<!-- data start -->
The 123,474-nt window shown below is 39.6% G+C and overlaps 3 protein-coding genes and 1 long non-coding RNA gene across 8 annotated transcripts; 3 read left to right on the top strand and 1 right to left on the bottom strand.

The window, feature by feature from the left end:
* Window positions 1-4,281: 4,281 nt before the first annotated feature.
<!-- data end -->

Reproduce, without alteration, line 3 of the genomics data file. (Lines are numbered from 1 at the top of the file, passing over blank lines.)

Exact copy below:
* Window positions 1-4,281: 4,281 nt before the first annotated feature.